“The transaction will see the transfer of 100% of the shares in Delta Topco to Liberty Media Group, one of the tracking stocks of Liberty Media Corporation.
“During the meeting, the representatives of the prospective new owner made a detailed presentation of their strategy. The members of the World Motor Sport Council then had the opportunity to ask questions about the specifics of the agreement, the ongoing working relationship with the FIA and Liberty’s plans for the sport.
“Liberty, Formula One Group and the FIA intend to collaborate to create a constructive relationship that will ensure the continued success and the development of the FIA Formula One World Championship in the long term.
“The World Motor Sport Council’s decision confirms the FIA’s belief that Liberty, as a renowned media organisation with expertise in both sport and entertainment, is clearly well positioned to ensure the continued development of its pinnacle Championship.
“The FIA holds a one per cent shareholding in Delta Topco. As part of the sale by CVC to Liberty Media Corporation, and in line with the agreements between the FIA and the Formula One Group, the FIA will be dragged along in the sale process under the same conditions as CVC and all the other shareholders.
“The FIA looks forward to working with the new owners of the Formula One Group on further developing the unrivalled global spectacle that is the FIA Formula One World Championship for all stakeholders.”
Liberty has also added in its own statement:
“Liberty Media Corporation announced today that it has received the requisite consents and approvals from the Fédération Internationale de l’Automobile (“FIA”), the governing body of Formula 1, in connection with its pending acquisition of Formula 1, and that the closing conditions related to the FIA have now been satisfied. The acquisition is expected to close this month.”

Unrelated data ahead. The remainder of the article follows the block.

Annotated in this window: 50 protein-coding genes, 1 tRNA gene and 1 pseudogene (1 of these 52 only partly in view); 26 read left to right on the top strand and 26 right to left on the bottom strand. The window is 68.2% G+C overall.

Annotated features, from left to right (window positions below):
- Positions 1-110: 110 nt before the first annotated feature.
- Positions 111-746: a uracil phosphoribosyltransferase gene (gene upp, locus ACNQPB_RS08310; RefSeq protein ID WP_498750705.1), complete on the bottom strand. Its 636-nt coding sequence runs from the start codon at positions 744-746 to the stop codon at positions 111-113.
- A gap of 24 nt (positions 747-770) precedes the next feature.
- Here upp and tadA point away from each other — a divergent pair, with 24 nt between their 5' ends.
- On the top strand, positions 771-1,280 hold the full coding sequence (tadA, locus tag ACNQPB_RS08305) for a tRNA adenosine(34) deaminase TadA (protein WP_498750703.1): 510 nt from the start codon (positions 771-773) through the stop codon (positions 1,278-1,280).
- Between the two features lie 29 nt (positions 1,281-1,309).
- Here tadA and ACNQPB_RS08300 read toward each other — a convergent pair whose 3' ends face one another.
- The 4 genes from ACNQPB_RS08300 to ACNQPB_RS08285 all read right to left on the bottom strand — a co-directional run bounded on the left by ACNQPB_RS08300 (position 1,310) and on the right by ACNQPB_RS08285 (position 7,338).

Bourdais, Coyne thankful to have had time to build over winter
With both Sebastien Bourdais and Ed Jones having been confirmed relatively early in this Verizon IndyCar Series offseason – by mid-November – it marked a change of course for both Dale Coyne Racing as a team, and for its re-signed lead driver.
Coyne’s a racing lifer and he and his Chicago-based team has been part of the IndyCar fabric for more than 30 years. But throughout that time, it had become something of a running joke that Coyne usually left his driver signings very late in the winter. He even warmed to the joke as the years have gone on.
In Bourdais’ case, not knowing whether he’d have a job year-to-year was always a threat, and became particularly worrisome last offseason when KVSH Racing only formally shored up the deal for him to be back for a third year the week of the IndyCar open test at Phoenix International Raceway in late February.
As such, knowing Coyne wanted to move the program forward – starting by getting the pieces done earlier – and knowing Bourdais wanted the stability and security throughout the offseason, it made sense the deal got done when it did. That peace of mind became evident once KVSH Racing again was set to face an uncertain future as the summer dragged into fall.